by John Sikkema
Last month, a federal court ruled that a man and woman who have a committed friendship, a sexual relationship, financial interdependence, and a child together qualify as having a “conjugal relationship” for purposes of immigration law.
“Ok,” you say, “is that news?”
Well, you see, the man is same-sex-attracted.
And so, the Toronto Star reports that this “groundbreaking judgment” enters “unchartered territory by broadening the definition of conjugal relationships to include mixed-orientation couples.”
I’ve got news for the Star. This is well-chartered territory. Same-sex-attracted persons have been forming conjugal relationships (which, until recently, were heterosexual by definition) since always.
Rather than “broadening” the definition, it hearkens back to the “traditional” definition of, as the judge put it, “a loving relationship centred on the concept of a joint family unit.” As the old bigoted argument goes, families form through the conjugal union of a man and woman.
But, in our culture, the narrative that dominates is that homosexual persons only ever entered opposite-sex relationships because an oppressive, homophobic society forced them to live a lie. Google search “gay man marry woman” and you’ll find stories of men who decided, often after years of marriage, to leave their wives and “be true to themselves,” to be freed from “internalized homophobia” and oppressive cultural expectations. The dominant narrative says it is always futile and harmful for gay people to marry (a person of the opposite sex).
But maybe this narrative, which served its purpose in driving cultural and legal change, may now be too dominant, even in “progressive” thinking. “It’s 2020 and society has become more accepting of different forms of relationship,” the couple’s lawyer told the Star. “I think the concept of mixed-orientation marriages is coming more to the foreground now,” she added. “There’s even a Netflix show about it.”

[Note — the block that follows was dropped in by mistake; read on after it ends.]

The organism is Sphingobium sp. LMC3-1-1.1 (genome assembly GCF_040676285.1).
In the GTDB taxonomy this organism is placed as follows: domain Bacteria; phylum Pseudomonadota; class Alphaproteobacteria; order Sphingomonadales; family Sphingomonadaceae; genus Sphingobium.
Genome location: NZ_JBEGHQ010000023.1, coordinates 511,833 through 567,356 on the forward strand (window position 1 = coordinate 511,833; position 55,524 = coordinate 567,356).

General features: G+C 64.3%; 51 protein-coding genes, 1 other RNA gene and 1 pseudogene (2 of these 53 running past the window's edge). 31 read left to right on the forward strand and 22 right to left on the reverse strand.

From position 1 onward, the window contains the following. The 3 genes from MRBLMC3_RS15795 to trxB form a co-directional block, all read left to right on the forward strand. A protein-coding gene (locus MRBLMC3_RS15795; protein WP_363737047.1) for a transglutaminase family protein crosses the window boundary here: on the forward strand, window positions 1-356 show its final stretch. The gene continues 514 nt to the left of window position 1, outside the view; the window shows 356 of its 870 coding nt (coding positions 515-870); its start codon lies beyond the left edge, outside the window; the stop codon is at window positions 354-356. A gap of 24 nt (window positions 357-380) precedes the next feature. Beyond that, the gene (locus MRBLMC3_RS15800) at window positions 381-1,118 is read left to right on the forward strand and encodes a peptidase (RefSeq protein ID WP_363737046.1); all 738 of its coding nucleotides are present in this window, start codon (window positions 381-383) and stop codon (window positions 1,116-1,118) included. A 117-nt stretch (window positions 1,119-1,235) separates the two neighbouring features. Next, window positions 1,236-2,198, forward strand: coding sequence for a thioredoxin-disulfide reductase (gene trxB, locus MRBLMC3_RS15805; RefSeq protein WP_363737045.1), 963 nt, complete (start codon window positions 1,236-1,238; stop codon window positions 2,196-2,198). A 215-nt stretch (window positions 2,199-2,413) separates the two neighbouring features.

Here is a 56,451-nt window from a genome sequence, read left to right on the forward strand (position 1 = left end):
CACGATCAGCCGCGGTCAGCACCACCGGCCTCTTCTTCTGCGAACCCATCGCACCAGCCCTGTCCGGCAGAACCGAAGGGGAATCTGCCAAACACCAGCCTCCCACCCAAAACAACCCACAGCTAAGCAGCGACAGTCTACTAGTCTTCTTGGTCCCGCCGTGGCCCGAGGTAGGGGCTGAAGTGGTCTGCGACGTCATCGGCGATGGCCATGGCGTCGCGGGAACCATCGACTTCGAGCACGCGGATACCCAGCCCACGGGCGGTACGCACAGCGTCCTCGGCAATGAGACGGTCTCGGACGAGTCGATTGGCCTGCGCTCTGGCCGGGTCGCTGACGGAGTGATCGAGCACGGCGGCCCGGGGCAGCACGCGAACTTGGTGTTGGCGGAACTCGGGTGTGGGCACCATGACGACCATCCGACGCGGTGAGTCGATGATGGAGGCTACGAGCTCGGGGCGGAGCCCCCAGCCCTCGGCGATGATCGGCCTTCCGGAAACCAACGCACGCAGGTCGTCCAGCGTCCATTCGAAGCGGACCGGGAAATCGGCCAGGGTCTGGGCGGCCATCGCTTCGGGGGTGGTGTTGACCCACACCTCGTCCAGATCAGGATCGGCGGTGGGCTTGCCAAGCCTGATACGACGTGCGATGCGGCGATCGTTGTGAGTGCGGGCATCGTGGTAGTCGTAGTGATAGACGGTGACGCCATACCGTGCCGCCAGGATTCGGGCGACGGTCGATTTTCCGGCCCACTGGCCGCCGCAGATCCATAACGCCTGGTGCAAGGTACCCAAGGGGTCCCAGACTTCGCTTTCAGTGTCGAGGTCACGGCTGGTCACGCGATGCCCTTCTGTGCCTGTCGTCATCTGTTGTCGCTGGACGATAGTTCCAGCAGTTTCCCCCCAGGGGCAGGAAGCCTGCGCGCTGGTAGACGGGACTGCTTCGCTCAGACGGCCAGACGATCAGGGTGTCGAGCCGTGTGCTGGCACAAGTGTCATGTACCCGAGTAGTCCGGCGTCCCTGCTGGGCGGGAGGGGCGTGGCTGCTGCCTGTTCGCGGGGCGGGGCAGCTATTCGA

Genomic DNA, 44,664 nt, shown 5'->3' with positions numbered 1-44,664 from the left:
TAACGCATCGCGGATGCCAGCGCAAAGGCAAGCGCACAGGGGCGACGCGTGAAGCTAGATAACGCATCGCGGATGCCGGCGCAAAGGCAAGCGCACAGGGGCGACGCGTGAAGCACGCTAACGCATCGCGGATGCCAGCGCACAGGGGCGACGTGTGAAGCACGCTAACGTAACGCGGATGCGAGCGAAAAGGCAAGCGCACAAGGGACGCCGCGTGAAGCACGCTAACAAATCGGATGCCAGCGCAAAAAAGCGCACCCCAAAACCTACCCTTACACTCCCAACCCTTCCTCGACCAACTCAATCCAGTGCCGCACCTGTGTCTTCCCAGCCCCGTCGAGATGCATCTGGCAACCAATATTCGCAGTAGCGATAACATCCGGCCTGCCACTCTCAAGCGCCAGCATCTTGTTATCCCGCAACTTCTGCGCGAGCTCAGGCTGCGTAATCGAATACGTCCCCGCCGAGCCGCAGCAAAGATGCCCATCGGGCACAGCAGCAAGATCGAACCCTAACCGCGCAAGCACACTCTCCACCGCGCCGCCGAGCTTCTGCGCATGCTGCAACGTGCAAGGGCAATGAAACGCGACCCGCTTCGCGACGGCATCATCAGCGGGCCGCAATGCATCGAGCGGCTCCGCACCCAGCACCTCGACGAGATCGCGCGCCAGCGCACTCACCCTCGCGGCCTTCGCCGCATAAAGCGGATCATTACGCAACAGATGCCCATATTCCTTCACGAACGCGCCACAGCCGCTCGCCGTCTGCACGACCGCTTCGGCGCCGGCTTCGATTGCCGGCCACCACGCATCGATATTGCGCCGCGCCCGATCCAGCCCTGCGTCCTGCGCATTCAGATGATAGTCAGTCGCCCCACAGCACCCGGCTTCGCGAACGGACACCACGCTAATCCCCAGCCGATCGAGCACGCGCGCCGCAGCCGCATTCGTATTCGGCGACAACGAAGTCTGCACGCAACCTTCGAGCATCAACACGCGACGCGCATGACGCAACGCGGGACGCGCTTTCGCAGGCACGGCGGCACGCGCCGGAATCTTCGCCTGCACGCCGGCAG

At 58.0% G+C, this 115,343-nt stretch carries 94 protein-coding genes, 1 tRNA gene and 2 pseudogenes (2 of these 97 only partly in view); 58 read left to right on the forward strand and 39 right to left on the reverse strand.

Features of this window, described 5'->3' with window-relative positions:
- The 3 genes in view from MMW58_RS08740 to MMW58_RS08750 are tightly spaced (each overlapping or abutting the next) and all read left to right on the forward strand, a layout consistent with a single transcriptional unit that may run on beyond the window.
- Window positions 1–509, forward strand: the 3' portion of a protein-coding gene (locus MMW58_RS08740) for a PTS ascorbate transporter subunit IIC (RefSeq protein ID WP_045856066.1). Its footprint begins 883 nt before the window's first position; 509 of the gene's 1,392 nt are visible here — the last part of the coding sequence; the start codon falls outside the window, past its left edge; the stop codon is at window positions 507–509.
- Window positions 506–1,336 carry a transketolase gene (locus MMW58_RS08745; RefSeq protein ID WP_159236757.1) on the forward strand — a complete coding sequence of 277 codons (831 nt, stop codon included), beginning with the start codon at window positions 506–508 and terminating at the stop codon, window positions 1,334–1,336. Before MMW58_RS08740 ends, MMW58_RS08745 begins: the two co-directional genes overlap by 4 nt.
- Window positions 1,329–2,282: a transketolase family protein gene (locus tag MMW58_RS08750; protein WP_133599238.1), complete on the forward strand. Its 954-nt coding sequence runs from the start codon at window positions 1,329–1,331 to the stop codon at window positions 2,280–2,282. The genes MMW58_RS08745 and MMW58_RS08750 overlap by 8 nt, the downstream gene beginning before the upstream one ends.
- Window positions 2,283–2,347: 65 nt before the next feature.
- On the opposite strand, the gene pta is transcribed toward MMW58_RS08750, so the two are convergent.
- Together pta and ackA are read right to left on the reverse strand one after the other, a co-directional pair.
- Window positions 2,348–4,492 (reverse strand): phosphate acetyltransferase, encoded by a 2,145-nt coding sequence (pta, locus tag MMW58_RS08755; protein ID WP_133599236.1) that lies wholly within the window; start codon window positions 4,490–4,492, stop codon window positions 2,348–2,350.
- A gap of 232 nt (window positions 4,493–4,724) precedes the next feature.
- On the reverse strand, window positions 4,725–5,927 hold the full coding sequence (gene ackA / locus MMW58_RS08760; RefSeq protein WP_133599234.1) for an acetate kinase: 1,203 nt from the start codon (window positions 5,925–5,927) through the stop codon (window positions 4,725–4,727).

The judge ruled that immigration officials had “pre-determined conclusions on the ability of mixed-orientation couples” to form conjugal relationships. The judge overturned their decision.
What is remarkable about the case is the man’s personal testimony, which runs directly counter to the dominant notion that gay men enter opposite-sex relationships only due to internalized homophobia, and that they must eventually realize this is futile and either stay miserable or decide to embrace homosexuality.
The couple is anonymous, but we’ll call them Ali and Anna. They became friends in university and remained friends after, but lived in different countries. Ali was actively homosexual and fled to Canada to protect himself. Ali and Anna, who had been friends for years at this point, planned a trip vacation together in another country and had sex.
Anna became pregnant. The two committed to each other and their child, to raise the child together as a family unit. They considered marrying in a third country but encountered difficulties in planning it, due to immigration issues. So, they decided that Ali would sponsor Anna to move to Canada.
Ali professed feeling love and commitment to Anna. Ali and Anna, by necessity, still lived apart, but continued to take trips together and to be sexually intimate on their trips.
When questioned about the sexual aspect of their relationship by Canadian immigration officials, Ali explained that his mindset shifted “step by step, from vacation to vacation, from more time spent together … to see that it is possible” and that for him, their sexual relationship was about “getting all the richness of feelings or being, having sex with who you love.”
Human sexuality is complex. The point of this blog is not that all same-sex-attracted persons should seek a marital relationship. For many, that may be infeasible or unwise. Many same-sex-attracted people have felt wrongly pressured in that direction, a fact that provides a grain of truth in the oppression narrative summarized above. One need not marry to have a good, fulfilled life.
Still, after closely following political and cultural “debate” on matters of marriage and family for years, it was quite something to read this judgment. Ali had embraced the fact that he is gay. He has had several male partners. Yet, as this court ruling testifies, he has found meaning and happiness with Anna and their child, in a “loving relationship centred on the concept of a joint family unit.”
Their child has, as every child should have, a committed mother and a father. I think that is something to celebrate.